The Tale of Genji Study Guide

The Tale of Genji

The Tale of Genji by Murasaki Shikibu

The Tale of Genji is the story of the title character, son of a medieval Japanese emperor. Genji is stricken with forbidden love for one of his father's concubines and spends much of his life attempting to relieve himself by pursuing various affairs. These affairs are unsuccessful, though, only serving to inflame his passions for his one true love. Genji's life is an unfortunate one, plagued by his distant father's political maneuvering and by the shadow of his mother's early death.

The work recounts the life of Hikaru Genji , or "Shining Genji", the son of an ancient Japanese emperor, known to readers as Emperor Kiritsubo, and a low-ranking but beloved concubine called Lady Kiritsubo. For political reasons, the emperor removes Genji from the line of succession, demoting him to a commoner by giving him the surname Minamoto, and he pursues a career as an imperial officer. The tale concentrates on Genji's romantic life and describes the customs of the aristocratic society of the time.

Genji's mother dies when he is three years old, and the Emperor cannot forget her. The Emperor Kiritsubo then hears of a woman (Lady Fujitsubo), formerly a princess of the preceding emperor, who resembles his deceased concubine, and later she becomes one of his wives. Genji loves her first as a stepmother, but later as a woman, and they fall in love with each other. Genji is frustrated by his forbidden love for the Lady Fujitsubo and is on bad terms with his wife (Aoi no Ue). He engages in a series of unfulfilling love affairs with other women, but in most cases his advances are rebuffed, his lover dies suddenly during the affair, or he becomes bored with his lover.

Genji visits Kitayama, the northern rural hilly area of Kyoto, where he finds a beautiful ten-year-old girl. He is fascinated by this little girl (Murasaki), and discovers that she is a niece of the Lady Fujitsubo. Finally he kidnaps her, brings her to his own palace and educates her to be his ideal lady— that is, like the Lady Fujitsubo. During this time Genji also meets the Lady Fujitsubo secretly, and she bears his son, Reizei. Everyone except the two lovers believes the father of the child is the Emperor Kiritsubo. Later, the boy becomes the Crown Prince and Lady Fujitsubo becomes the Empress, but Genji and Lady Fujitsubo swear to keep their secret.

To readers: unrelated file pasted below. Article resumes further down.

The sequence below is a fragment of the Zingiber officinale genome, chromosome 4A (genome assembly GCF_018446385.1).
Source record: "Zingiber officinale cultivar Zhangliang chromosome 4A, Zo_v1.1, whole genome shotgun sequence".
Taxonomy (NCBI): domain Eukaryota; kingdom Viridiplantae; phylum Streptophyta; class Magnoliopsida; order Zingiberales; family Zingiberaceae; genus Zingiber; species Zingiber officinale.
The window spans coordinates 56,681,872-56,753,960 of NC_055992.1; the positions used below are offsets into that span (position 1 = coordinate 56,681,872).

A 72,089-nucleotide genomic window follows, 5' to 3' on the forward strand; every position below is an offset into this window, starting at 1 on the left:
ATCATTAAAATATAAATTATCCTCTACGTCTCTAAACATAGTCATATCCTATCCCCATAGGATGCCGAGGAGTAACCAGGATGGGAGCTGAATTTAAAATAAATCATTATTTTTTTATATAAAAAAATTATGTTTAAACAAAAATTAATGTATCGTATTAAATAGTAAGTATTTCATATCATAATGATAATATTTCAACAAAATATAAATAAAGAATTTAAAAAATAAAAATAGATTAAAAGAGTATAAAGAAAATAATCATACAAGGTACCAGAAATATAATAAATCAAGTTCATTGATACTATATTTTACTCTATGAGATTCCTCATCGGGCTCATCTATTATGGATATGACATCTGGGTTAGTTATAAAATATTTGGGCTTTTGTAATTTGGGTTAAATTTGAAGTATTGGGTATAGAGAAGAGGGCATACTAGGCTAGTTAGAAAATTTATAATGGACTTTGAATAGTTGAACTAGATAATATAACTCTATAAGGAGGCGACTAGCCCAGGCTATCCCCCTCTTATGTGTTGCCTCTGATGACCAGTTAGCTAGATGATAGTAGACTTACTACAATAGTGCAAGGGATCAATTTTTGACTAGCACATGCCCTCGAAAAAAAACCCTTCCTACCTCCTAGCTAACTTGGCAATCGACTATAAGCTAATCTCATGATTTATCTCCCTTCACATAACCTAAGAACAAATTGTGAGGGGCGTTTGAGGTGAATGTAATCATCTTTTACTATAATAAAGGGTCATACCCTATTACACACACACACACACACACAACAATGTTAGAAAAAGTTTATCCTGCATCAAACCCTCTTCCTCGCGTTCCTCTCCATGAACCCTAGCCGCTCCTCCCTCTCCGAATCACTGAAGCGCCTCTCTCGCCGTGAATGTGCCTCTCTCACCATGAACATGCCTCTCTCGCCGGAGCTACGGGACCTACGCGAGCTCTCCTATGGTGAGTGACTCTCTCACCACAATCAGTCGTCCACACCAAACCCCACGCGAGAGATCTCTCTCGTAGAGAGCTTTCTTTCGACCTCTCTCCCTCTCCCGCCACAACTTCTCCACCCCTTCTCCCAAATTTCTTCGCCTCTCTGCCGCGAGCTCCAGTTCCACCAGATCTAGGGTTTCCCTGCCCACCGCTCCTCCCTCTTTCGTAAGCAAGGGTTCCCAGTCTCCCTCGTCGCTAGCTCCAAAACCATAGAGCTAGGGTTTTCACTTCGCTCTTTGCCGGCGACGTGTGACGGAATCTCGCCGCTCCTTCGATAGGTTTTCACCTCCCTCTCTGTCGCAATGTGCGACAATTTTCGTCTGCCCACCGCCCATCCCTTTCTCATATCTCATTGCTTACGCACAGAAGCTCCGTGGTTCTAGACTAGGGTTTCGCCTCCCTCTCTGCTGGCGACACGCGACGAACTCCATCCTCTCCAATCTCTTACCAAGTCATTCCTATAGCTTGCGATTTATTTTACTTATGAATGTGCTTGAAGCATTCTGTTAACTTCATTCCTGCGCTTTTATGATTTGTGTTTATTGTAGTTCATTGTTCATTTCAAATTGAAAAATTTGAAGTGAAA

Genji and his wife, Lady Aoi, reconcile. She gives birth to a son but dies soon after. Genji is sorrowful, but finds consolation in Murasaki, whom he marries. Genji's father, the Emperor Kiritsubo, dies. He is succeeded by his son Suzaku, whose mother (Kokiden), together with Kiritsubo's political enemies, takes power in the court. Then another of Genji's secret love affairs is exposed: Genji and a concubine of the Emperor Suzaku are discovered when they meet in secret. The Emperor Suzaku confides his personal amusement at Genji's exploits with the woman (Oborozukiyo), but is duty-bound to punish his half-brother. He exiles Genji to the town of Suma in rural Harima province (now part of Kobe in Hyōgo Prefecture). There, a prosperous man known as the Akashi Novice (because he is from Akashi in Settsu province) entertains Genji, and Genji has a love affair with Akashi's daughter. She gives birth to Genji's only daughter, who will later become the Empress.

In the capital, the Emperor Suzaku is troubled by dreams of his late father, Kiritsubo, and something begins to affect his eyes. Meanwhile, his mother, Kokiden, grows ill, which weakens her powerful sway over the throne. Thus the Emperor orders Genji pardoned, and he returns to Kyoto. His son by Lady Fujitsubo, Reizei, becomes the emperor. The new Emperor Reizei knows Genji is his real father, and raises Genji's rank to the highest possible.

However, when Genji turns 40 years old, his life begins to decline. His political status does not change, but his love and emotional life are slowly damaged. He marries another wife, the Third Princess (known as Onna san no miya in the Seidensticker version, or Nyōsan in Waley's). Genji's nephew, Kashiwagi, later forces himself on the Third Princess, and she bears Kaoru (who, in a similar situation to that of Reizei, is legally known as the son of Genji). Genji's new marriage changes his relationship with Murasaki, who becomes a nun (bikuni).

Genji's beloved Murasaki dies. In the following chapter, Maboroshi ("Illusion"), Genji contemplates how fleeting life is. Immediately after Maboroshi , there is a chapter entitled Kumogakure ("Vanished into the Clouds"), which is left blank, but implies the death of Genji.

The rest of the work is known as the "Uji Chapters". These chapters follow Kaoru and his best friend, Niou. Niou is an imperial prince, the son of Genji's daughter, the current Empress now that Reizei has abdicated the throne, while Kaoru is known to the world as Genji's son but is in fact fathered by Genji's nephew. The chapters involve Kaoru and Niou's rivalry over several daughters of an imperial prince who lives in Uji, a place some distance away from the capital. The tale ends abruptly, with Kaoru wondering if Niou is hiding the lady the former loves away from him. Kaoru has sometimes been called the first anti-hero in literature.

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